AI as a Window on Human Intelligence

  • Speaker
  • Matthew Botvinick, M.D., Ph.D.Senior Director of Research, DeepMind, and Honorary Professor, Gatsby Computational Neuroscience Unit, University College London
Date & Time


Location

Gerald D. Fischbach Auditorium
160 5th Ave
New York, NY 10010 United States

View Map

5:30 p.m. Doors open

6:00 p.m. – 7:00 p.m. Lecture and Q&A

All participants must register in advance to attend this in-person lecture.

About Simons Foundation Presidential Lectures

Simons Foundation Presidential Lectures are free public colloquia centered on four main themes: Biology, Physics, Mathematics and Computer Science, and Neuroscience and Autism Science. These curated, high-level scientific talks feature leading scientists and mathematicians and are intended to foster discourse and drive discovery among the broader NYC-area research community. We invite those interested in the topic to join us for this weekly lecture series.

The last decade has seen explosive progress in artificial intelligence, with AI systems matching or exceeding human abilities in a rapidly growing range of settings. Current AI obviously has potentially transformative implications as technology. Perhaps less obvious are the opportunities it opens for gaining a deeper understanding of human intelligence.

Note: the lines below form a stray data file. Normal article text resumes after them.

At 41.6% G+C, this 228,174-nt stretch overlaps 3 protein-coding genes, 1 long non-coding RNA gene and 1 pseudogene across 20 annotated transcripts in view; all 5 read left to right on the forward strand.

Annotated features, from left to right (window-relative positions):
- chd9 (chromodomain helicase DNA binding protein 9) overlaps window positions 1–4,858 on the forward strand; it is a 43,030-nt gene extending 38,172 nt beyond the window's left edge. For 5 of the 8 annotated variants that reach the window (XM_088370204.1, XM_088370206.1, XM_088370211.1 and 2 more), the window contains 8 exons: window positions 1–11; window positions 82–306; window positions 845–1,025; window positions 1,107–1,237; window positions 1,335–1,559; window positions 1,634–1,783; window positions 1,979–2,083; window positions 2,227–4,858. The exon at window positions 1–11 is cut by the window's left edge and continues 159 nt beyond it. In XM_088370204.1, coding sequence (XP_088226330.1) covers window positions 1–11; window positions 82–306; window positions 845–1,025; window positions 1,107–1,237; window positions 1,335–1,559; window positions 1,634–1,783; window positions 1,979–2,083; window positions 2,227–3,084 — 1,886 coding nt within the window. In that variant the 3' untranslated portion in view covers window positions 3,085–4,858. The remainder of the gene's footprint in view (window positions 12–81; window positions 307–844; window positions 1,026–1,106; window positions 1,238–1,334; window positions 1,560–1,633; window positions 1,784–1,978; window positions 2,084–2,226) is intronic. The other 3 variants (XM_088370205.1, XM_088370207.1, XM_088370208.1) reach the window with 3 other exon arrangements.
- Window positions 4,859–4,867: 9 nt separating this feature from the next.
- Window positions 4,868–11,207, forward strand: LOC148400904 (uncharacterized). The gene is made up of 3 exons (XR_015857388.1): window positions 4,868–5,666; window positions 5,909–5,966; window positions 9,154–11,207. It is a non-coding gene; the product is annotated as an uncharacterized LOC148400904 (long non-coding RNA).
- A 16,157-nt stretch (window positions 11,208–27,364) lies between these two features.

In this talk, Matthew Botvinick will consider those opportunities. He will start with a review of the most relevant recent developments in AI and then describe recent studies in which innovations in AI have been translated into new insights concerning the human mind and brain.

About the Speaker

Botvinick is the senior director of research at DeepMind and an honorary professor at the Gatsby Computational Neuroscience Unit at University College London. Botvinick completed his undergraduate studies at Stanford University in 1989 and medical studies at Cornell University in 1994 before completing a Ph.D. in psychology and cognitive neuroscience at Carnegie Mellon University in 2001. He served as an assistant professor of psychiatry and psychology at the University of Pennsylvania until 2007 and a professor of psychology and neuroscience at Princeton University until joining DeepMind in 2016. His work at DeepMind straddles the boundaries between cognitive psychology, artificial intelligence and computational and experimental neuroscience.

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